BY JENNI LOW @CREATIVEPLAYIDEAS
"Physical, cognitive and socio-emotional growth and development are more rapid during infancy than in any other period of life. Neural pathways formed during this period are the foundations for all future learning"
(Te Whariki, 2017, p. 13)
Babies and toddlers learn about the world around them by using their senses to explore. From birth, babies are exposed to different sights, sounds, smells and tastes. They move their bodies to see, hear and explore different objects and textures with their hands and mouths. Young children are driven by a natural curiosity to learn and their cognitive development is optimised through active sensory exploration.
What is sensory play and why is it important for cognitive development in babies and toddlers?
Sensory play is any activity that engages a child through their senses. This blog focuses on the primary senses of touch, smell, taste, sight and hearing, as well as movement and balance. When a child's senses are engaged, signals are sent to their brain and they build nerve connections and knowledge about all the different stimuli in their environments.
These primary senses of touch, smell, taste, sight and hearing are commonly heard of. Furthermore, there are two very significant senses that develop rapidly during infancy. The sixth sense is the proprioceptive sense, which relates to movement. As a baby or toddler explores the environment, signals are sent to their brain about their position in space. An infant's proprioceptive sense helps them determine how close they are to obstacles, such as a table leg, and how they will navigate their bodies to move around the obstacle.
The seventh sense is the vestibular sense, which is located in the inner ear and relates to balance and coordination. As an infant swings back and forth, signals are sent to their brain about how they can remain in balance with their head upright. As a toddler learns to stand and walk, they may reach out to stabilise themselves with their hands as their vestibular sense develops to coordinate both sides of their body.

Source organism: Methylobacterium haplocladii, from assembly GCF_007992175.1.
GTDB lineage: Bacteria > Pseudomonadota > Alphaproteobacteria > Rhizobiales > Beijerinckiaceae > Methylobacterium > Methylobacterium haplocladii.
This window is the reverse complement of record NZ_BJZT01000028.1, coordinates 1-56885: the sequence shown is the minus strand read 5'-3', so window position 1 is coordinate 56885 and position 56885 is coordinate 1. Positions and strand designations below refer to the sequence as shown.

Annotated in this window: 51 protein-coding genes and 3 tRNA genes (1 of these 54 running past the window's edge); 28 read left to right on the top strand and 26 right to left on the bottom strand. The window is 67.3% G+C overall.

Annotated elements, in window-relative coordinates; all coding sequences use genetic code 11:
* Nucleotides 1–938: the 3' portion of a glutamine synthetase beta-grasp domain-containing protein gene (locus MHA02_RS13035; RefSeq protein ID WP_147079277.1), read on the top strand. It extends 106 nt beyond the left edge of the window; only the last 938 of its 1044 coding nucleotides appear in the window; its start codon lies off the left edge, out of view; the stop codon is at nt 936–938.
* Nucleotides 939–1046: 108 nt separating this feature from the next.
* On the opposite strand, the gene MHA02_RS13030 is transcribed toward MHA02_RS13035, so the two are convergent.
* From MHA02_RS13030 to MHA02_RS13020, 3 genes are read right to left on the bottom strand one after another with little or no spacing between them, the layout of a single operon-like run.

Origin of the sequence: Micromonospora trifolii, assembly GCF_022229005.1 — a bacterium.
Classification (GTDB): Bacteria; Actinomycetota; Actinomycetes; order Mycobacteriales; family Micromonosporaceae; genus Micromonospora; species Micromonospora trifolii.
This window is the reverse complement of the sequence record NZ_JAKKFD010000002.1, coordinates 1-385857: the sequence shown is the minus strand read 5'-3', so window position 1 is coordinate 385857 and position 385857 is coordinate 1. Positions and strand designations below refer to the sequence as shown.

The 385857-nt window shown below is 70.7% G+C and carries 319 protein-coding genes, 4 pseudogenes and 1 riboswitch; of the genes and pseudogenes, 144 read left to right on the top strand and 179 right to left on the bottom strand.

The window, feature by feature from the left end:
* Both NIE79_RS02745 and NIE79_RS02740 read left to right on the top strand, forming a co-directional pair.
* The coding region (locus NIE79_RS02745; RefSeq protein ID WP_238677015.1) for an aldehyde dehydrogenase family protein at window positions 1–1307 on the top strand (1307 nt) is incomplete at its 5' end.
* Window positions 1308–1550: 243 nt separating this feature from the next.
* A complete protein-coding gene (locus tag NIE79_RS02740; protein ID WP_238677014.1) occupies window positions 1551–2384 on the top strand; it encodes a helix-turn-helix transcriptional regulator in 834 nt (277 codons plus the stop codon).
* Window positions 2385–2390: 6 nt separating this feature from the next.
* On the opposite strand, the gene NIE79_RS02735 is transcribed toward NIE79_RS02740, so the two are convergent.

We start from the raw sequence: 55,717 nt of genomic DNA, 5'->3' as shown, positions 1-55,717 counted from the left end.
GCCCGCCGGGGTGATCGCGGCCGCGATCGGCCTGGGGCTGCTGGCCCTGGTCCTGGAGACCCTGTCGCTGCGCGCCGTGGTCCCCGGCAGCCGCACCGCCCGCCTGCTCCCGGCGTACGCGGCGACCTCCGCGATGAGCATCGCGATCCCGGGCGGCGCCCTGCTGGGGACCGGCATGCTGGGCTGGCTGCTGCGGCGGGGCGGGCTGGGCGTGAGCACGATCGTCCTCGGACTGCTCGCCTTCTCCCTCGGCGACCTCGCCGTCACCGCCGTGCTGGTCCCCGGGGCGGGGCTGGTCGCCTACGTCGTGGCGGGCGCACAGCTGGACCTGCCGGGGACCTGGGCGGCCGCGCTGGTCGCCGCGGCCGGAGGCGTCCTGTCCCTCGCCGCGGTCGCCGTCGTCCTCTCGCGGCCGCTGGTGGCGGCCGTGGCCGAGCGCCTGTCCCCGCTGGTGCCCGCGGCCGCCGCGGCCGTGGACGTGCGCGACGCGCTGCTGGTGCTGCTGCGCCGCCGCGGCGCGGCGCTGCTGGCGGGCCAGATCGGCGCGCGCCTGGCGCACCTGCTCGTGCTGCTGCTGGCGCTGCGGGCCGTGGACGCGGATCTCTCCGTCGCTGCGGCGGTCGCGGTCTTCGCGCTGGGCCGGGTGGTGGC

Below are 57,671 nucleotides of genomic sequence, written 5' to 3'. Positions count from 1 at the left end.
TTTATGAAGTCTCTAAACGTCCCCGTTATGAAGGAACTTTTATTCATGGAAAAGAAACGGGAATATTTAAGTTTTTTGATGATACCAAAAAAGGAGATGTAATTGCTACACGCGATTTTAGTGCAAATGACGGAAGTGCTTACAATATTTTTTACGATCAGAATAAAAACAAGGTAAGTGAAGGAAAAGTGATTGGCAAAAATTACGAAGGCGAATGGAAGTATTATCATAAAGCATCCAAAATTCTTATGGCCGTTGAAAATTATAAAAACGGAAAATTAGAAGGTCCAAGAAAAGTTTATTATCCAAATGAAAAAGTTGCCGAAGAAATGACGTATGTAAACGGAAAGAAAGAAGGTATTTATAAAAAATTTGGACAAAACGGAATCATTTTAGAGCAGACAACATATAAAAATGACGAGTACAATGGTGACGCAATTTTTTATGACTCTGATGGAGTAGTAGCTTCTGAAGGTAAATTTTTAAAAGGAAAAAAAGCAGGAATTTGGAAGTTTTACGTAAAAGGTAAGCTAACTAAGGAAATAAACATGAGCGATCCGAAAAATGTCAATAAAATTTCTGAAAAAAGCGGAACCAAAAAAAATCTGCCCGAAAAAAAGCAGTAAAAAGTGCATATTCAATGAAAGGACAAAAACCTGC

Learning ideas for 0-6 months
At 0-6 months, babies are growing and developing more rapidly than at any other time. Allowing babies the freedom to explore on their back and tummy is optimal for developing their proprioceptive and vestibular sense.
Here is a play idea to support your baby’s development of head control:
Developing head control
Lie your baby in a comfortable position on their tummy. A pillow or cushion may help to support them. Place images on the floor or place an upright book in front of them. This play idea stimulates your baby’s sense of sight and their proprioceptive and vestibular sense as they explore their head position and the position of their body in space.
It is important to note, some babies are very uncomfortable when placed on their stomach. There are other ways to develop head control. Lay down on your back and spend time chest-to-chest with your baby. Or rather than the floor, hold your baby in your arms, on his or her tummy, as you walk around the house.
Learning ideas for 6-12 months
At 6-12 months babies are becoming stronger, more adventurous and increasingly mobile. Water play is a wonderful sensory experience for this age group.